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Lloyd's JWC Expands War Risk Listing for Northern Black Sea

Yasa Jupiter
Damage to the bridge of the Yasa Jupiter, the first merchant vessel damaged in the conflict

Published Mar 8, 2022 8:21 PM by The Maritime Executive

The Lloyd's Joint War Committee has added new segments of the Sea of Azov and the Black Sea coastline to its war risk designation for water near Ukraine, building on a previous advisory issued in mid-February. 

The committee has extended its war risk area in the Black Sea to include most of the northern half, from the waters near the Ukrainian-Romanian border on the western shore to Georgia's northern border on the eastern shore. All of the Sea of Azov, all inland waters of Ukraine, inland waters of Crimea, and segments of the River Don and the River Donets are also included.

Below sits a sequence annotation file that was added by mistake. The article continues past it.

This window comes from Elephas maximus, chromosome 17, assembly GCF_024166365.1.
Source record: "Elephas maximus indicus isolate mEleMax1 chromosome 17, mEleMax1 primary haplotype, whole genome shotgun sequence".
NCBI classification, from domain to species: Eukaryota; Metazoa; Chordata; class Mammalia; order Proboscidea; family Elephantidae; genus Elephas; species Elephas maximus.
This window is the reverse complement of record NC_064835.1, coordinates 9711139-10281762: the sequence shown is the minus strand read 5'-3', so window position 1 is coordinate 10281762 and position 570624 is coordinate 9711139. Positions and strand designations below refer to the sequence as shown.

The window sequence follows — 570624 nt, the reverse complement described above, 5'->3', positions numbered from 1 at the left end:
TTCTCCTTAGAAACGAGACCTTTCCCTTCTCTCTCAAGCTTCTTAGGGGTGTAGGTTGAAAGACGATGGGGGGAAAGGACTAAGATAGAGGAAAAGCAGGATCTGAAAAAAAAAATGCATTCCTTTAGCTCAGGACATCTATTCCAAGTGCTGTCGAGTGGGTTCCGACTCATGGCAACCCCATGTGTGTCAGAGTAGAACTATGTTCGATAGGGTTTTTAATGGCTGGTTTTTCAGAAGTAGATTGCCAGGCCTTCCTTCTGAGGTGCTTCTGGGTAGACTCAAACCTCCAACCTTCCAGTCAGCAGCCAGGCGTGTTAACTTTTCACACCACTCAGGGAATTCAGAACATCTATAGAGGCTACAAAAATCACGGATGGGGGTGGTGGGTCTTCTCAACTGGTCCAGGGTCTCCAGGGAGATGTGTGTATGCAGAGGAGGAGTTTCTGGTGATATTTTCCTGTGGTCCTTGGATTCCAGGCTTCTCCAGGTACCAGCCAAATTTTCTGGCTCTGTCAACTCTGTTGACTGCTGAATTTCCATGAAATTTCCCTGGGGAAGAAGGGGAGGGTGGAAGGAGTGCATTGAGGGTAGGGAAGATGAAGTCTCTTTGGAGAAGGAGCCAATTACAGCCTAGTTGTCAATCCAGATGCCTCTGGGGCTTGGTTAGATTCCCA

The situation is "dynamic and being closely monitored," the JWC said, and the listed areas may be changed if appropriate. The committee noted three confirmed vessel losses due to war risk so far: the Namura Queen, Millennial Spirit and Yasa Jupiter.

In an advisory issued Tuesday, the U.S. Maritime Administration cautioned U.S.-flagged shipping to avoid Ukrainian waters and the Sea of Azov altogether. The agency said that it has reports of naval mines in the water near Odesa, and there is a high risk of damage to U.S.-flagged commercial vessels in the region. GPS interference, AIS spoofing and communications jamming may also be encountered, MARAD advised. 

The cumulative effects of these disruptions on global shipping have yet to be fully calculated, but BIMCO predicts that they will be significant. The war risk premiums for transiting the listed region have skyrocketed, and some underwriters will not cover voyages in the area at all. As Ukraine is a leading exporter of wheat, the shutdown has knock-on effects for food security elsewhere, including in developing nations, and basic food commodity prices have risen in response.

In container shipping, maritime data consultancy Windward advises that the halt in liner service to Ukrainian and Russian seaports is having an impact on European port congestion, "possibly due to many container vessels having to reroute from the area." Ports as far away as Cyprus, Bulgaria, Latvia and Finland are seeing increases in congestion in the range of 40-80 percent, Windward reported Tuesday.